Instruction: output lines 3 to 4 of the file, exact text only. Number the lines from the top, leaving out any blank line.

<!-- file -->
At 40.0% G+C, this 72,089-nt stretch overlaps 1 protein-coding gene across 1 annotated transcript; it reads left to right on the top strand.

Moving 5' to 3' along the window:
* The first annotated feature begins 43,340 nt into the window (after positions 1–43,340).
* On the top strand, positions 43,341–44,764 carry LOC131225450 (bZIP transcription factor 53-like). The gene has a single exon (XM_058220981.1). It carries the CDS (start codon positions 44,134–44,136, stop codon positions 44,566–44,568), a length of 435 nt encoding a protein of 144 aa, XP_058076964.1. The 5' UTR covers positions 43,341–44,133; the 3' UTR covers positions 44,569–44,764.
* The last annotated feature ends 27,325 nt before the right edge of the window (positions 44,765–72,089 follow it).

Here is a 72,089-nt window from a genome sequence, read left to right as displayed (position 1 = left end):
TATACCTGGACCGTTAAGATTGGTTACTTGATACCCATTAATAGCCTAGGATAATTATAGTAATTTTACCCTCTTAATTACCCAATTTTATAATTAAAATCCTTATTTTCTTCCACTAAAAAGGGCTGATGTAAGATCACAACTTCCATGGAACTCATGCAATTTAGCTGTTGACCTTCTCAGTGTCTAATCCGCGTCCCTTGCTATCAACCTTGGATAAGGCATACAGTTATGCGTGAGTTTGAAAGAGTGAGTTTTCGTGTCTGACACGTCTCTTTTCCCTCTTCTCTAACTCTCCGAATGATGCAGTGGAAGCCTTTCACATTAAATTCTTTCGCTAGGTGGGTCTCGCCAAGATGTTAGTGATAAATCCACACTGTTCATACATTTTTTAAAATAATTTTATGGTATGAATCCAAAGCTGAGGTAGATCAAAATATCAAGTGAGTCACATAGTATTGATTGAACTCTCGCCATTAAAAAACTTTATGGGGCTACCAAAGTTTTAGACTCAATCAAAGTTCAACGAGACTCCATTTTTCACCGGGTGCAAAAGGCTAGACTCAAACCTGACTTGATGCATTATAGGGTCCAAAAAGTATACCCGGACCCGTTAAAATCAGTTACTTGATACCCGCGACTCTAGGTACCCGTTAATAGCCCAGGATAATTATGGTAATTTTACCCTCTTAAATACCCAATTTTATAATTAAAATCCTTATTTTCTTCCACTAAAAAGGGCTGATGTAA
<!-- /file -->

* The first annotated feature begins 43,340 nt into the window (after positions 1–43,340).
* On the top strand, positions 43,341–44,764 carry LOC131225450 (bZIP transcription factor 53-like). The gene has a single exon (XM_058220981.1). It carries the CDS (start codon positions 44,134–44,136, stop codon positions 44,566–44,568), a length of 435 nt encoding a protein of 144 aa, XP_058076964.1. The 5' UTR covers positions 43,341–44,133; the 3' UTR covers positions 44,569–44,764.